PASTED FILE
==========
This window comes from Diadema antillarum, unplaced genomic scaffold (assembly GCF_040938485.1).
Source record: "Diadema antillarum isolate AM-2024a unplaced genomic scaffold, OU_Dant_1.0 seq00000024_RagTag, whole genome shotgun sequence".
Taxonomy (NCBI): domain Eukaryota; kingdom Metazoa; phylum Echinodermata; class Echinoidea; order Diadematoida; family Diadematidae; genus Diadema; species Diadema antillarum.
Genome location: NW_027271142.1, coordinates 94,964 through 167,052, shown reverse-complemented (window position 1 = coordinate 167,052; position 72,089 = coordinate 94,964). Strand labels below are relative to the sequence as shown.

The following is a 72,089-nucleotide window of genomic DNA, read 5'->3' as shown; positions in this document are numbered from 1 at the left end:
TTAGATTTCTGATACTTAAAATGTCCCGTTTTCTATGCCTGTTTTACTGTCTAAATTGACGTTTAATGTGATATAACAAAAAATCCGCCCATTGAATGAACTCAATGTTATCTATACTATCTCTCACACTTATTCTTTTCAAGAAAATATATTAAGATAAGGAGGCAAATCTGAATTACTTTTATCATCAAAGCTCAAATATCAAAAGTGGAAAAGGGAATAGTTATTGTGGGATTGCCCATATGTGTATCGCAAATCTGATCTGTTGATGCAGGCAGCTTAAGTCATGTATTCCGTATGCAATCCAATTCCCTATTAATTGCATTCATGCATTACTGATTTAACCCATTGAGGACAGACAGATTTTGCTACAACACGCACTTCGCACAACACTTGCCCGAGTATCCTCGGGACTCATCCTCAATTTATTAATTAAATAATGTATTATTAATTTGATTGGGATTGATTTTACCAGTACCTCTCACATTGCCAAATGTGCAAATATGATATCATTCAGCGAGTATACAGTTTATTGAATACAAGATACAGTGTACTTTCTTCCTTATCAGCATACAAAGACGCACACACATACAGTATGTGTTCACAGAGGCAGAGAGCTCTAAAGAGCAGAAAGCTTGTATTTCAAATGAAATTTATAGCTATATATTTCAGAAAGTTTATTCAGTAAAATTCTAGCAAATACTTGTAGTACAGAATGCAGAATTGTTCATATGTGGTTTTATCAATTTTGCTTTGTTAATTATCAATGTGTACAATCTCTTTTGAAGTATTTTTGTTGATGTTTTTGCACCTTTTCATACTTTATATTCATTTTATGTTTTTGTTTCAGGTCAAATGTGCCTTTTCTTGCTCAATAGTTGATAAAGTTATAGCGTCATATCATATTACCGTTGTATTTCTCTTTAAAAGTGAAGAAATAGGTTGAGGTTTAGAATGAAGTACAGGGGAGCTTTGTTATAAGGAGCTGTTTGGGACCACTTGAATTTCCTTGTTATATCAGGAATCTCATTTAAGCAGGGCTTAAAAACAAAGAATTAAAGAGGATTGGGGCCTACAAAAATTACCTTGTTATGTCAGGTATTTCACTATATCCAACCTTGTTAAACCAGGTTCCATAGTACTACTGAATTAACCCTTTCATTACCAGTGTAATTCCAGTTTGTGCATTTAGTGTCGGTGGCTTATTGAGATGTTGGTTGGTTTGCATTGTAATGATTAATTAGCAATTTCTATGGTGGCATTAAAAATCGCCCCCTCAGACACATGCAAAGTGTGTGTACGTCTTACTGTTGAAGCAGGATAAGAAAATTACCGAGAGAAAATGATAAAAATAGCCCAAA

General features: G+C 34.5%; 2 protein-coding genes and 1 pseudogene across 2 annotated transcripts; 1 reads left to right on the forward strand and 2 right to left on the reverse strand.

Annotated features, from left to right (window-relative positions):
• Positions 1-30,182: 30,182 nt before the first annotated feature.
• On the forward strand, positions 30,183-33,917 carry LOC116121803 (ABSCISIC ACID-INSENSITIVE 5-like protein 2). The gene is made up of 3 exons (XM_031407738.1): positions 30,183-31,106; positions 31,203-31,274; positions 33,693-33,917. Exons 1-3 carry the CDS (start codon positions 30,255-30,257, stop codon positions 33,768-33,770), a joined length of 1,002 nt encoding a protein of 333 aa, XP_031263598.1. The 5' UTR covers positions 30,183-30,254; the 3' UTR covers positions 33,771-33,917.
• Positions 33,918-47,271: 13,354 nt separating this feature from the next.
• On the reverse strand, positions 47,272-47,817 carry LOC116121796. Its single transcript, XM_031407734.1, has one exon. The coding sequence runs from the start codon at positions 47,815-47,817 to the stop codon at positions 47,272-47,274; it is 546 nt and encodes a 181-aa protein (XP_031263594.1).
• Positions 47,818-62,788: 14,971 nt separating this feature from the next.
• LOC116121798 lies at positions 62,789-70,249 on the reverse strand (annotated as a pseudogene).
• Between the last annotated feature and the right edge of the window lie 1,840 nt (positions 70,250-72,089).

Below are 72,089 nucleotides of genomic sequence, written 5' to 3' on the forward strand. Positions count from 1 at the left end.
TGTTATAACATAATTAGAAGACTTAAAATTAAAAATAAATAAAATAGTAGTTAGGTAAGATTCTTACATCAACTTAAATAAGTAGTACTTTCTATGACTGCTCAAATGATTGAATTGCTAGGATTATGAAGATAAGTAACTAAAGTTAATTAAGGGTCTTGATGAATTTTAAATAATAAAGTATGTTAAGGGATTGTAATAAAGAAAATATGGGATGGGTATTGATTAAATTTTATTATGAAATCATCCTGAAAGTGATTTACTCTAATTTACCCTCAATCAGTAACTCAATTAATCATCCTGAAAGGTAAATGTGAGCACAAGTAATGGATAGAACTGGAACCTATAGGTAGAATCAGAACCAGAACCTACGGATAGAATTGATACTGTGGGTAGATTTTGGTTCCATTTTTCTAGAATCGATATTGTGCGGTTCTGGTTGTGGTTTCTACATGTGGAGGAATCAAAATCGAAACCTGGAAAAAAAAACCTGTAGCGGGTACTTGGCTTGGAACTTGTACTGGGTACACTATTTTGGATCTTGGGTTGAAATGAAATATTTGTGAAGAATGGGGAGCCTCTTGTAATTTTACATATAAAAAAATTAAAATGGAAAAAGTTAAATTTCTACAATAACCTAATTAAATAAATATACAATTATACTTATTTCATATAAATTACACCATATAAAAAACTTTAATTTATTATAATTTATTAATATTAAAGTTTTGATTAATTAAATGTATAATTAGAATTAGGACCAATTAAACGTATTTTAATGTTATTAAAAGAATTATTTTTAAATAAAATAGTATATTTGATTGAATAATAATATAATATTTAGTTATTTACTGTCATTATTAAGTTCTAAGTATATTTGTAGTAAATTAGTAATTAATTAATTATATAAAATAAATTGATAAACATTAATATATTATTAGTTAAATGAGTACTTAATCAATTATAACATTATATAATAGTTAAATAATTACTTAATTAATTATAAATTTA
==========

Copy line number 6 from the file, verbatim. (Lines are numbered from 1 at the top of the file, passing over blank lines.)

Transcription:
TTAGATTTCTGATACTTAAAATGTCCCGTTTTCTATGCCTGTTTTACTGTCTAAATTGACGTTTAATGTGATATAACAAAAAATCCGCCCATTGAATGAACTCAATGTTATCTATACTATCTCTCACACTTATTCTTTTCAAGAAAATATATTAAGATAAGGAGGCAAATCTGAATTACTTTTATCATCAAAGCTCAAATATCAAAAGTGGAAAAGGGAATAGTTATTGTGGGATTGCCCATATGTGTATCGCAAATCTGATCTGTTGATGCAGGCAGCTTAAGTCATGTATTCCGTATGCAATCCAATTCCCTATTAATTGCATTCATGCATTACTGATTTAACCCATTGAGGACAGACAGATTTTGCTACAACACGCACTTCGCACAACACTTGCCCGAGTATCCTCGGGACTCATCCTCAATTTATTAATTAAATAATGTATTATTAATTTGATTGGGATTGATTTTACCAGTACCTCTCACATTGCCAAATGTGCAAATATGATATCATTCAGCGAGTATACAGTTTATTGAATACAAGATACAGTGTACTTTCTTCCTTATCAGCATACAAAGACGCACACACATACAGTATGTGTTCACAGAGGCAGAGAGCTCTAAAGAGCAGAAAGCTTGTATTTCAAATGAAATTTATAGCTATATATTTCAGAAAGTTTATTCAGTAAAATTCTAGCAAATACTTGTAGTACAGAATGCAGAATTGTTCATATGTGGTTTTATCAATTTTGCTTTGTTAATTATCAATGTGTACAATCTCTTTTGAAGTATTTTTGTTGATGTTTTTGCACCTTTTCATACTTTATATTCATTTTATGTTTTTGTTTCAGGTCAAATGTGCCTTTTCTTGCTCAATAGTTGATAAAGTTATAGCGTCATATCATATTACCGTTGTATTTCTCTTTAAAAGTGAAGAAATAGGTTGAGGTTTAGAATGAAGTACAGGGGAGCTTTGTTATAAGGAGCTGTTTGGGACCACTTGAATTTCCTTGTTATATCAGGAATCTCATTTAAGCAGGGCTTAAAAACAAAGAATTAAAGAGGATTGGGGCCTACAAAAATTACCTTGTTATGTCAGGTATTTCACTATATCCAACCTTGTTAAACCAGGTTCCATAGTACTACTGAATTAACCCTTTCATTACCAGTGTAATTCCAGTTTGTGCATTTAGTGTCGGTGGCTTATTGAGATGTTGGTTGGTTTGCATTGTAATGATTAATTAGCAATTTCTATGGTGGCATTAAAAATCGCCCCCTCAGACACATGCAAAGTGTGTGTACGTCTTACTGTTGAAGCAGGATAAGAAAATTACCGAGAGAAAATGATAAAAATAGCCCAAA